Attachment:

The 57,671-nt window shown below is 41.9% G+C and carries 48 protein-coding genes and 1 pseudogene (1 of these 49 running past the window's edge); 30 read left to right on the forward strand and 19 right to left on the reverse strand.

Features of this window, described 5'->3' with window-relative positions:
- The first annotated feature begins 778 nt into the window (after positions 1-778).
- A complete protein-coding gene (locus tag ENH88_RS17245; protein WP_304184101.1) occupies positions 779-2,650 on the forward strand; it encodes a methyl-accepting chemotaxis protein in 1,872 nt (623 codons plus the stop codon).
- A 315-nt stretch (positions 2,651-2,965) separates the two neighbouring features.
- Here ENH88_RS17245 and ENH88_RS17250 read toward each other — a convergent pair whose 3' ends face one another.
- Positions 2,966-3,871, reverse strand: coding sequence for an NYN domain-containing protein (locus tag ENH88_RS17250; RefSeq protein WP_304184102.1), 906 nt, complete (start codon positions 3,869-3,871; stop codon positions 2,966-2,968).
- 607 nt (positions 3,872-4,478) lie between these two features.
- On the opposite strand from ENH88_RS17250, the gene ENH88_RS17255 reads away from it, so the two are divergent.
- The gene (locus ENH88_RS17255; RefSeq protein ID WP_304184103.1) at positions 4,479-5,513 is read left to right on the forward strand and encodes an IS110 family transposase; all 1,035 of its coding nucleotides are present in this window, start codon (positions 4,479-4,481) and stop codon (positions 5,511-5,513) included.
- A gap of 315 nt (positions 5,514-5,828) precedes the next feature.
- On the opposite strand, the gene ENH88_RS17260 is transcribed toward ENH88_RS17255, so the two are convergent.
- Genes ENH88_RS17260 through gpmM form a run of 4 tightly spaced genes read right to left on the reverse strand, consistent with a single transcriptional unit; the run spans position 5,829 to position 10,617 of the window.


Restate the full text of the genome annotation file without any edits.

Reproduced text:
The 57,671-nt window shown below is 41.9% G+C and carries 48 protein-coding genes and 1 pseudogene (1 of these 49 running past the window's edge); 30 read left to right on the forward strand and 19 right to left on the reverse strand.

Features of this window, described 5'->3' with window-relative positions:
- The first annotated feature begins 778 nt into the window (after positions 1-778).
- A complete protein-coding gene (locus tag ENH88_RS17245; protein WP_304184101.1) occupies positions 779-2,650 on the forward strand; it encodes a methyl-accepting chemotaxis protein in 1,872 nt (623 codons plus the stop codon).
- A 315-nt stretch (positions 2,651-2,965) separates the two neighbouring features.
- Here ENH88_RS17245 and ENH88_RS17250 read toward each other — a convergent pair whose 3' ends face one another.
- Positions 2,966-3,871, reverse strand: coding sequence for an NYN domain-containing protein (locus tag ENH88_RS17250; RefSeq protein WP_304184102.1), 906 nt, complete (start codon positions 3,869-3,871; stop codon positions 2,966-2,968).
- 607 nt (positions 3,872-4,478) lie between these two features.
- On the opposite strand from ENH88_RS17250, the gene ENH88_RS17255 reads away from it, so the two are divergent.
- The gene (locus ENH88_RS17255; RefSeq protein ID WP_304184103.1) at positions 4,479-5,513 is read left to right on the forward strand and encodes an IS110 family transposase; all 1,035 of its coding nucleotides are present in this window, start codon (positions 4,479-4,481) and stop codon (positions 5,511-5,513) included.
- A gap of 315 nt (positions 5,514-5,828) precedes the next feature.
- On the opposite strand, the gene ENH88_RS17260 is transcribed toward ENH88_RS17255, so the two are convergent.
- Genes ENH88_RS17260 through gpmM form a run of 4 tightly spaced genes read right to left on the reverse strand, consistent with a single transcriptional unit; the run spans position 5,829 to position 10,617 of the window.